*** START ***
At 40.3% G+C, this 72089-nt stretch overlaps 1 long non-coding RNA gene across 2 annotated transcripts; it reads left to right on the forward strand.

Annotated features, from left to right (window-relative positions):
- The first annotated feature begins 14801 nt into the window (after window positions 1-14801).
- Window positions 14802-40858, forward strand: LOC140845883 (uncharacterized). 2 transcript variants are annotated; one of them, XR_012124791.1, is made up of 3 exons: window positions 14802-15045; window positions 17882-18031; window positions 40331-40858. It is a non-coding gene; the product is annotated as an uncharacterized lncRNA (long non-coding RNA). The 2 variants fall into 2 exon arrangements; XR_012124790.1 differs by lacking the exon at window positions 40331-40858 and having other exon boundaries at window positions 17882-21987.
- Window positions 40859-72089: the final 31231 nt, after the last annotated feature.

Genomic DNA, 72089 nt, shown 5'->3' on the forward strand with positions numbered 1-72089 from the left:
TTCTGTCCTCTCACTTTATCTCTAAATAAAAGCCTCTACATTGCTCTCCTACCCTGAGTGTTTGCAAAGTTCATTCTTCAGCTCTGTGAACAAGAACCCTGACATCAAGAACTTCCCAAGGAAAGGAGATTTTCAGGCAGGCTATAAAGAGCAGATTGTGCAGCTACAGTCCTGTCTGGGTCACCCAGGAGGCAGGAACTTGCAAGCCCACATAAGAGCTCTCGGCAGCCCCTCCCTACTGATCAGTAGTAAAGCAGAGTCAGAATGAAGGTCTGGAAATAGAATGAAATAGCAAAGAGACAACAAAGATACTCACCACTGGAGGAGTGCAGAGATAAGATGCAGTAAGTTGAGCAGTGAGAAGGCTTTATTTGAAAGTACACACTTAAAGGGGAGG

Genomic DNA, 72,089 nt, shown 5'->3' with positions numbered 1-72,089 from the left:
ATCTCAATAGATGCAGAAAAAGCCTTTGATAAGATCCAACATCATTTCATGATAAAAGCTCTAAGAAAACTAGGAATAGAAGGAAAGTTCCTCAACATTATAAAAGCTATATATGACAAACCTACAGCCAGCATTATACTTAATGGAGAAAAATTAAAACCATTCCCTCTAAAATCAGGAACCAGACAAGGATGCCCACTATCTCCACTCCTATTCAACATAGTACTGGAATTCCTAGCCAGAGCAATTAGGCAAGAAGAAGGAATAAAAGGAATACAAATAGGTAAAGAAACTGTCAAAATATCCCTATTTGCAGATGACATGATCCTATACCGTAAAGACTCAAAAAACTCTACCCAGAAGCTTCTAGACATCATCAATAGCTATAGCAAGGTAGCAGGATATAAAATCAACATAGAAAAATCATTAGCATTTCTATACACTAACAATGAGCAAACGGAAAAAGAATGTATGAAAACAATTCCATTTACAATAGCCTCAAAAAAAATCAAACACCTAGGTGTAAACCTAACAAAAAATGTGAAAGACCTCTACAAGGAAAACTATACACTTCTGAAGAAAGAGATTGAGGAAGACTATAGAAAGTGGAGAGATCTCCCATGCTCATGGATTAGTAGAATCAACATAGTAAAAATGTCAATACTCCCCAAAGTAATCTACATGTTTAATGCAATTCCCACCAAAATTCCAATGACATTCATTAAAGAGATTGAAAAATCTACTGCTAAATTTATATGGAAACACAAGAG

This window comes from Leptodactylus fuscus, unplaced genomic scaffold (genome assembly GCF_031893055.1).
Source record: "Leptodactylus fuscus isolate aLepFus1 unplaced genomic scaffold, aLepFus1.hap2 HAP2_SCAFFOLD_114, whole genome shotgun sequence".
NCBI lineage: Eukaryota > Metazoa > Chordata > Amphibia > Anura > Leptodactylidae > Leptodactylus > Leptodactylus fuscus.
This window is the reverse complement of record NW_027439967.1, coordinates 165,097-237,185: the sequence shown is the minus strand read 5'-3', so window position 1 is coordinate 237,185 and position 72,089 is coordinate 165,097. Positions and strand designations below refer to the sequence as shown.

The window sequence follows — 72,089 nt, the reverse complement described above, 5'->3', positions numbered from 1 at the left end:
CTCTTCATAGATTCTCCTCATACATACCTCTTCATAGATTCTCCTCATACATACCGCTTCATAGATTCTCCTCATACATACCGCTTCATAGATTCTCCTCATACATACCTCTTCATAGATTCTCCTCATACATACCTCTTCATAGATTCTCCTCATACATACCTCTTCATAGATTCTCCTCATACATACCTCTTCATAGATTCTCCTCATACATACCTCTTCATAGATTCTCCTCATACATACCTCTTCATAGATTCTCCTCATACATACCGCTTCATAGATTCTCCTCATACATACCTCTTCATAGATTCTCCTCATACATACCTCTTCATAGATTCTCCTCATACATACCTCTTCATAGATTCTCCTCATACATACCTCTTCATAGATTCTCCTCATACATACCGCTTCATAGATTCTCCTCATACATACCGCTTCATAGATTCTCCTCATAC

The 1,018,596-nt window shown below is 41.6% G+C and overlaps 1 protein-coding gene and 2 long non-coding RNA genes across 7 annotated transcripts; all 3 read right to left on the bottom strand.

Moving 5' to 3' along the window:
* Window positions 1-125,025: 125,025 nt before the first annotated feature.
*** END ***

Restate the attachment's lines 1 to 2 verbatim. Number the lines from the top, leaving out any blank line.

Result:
At 40.3% G+C, this 72089-nt stretch overlaps 1 long non-coding RNA gene across 2 annotated transcripts; it reads left to right on the forward strand.

Annotated features, from left to right (window-relative positions):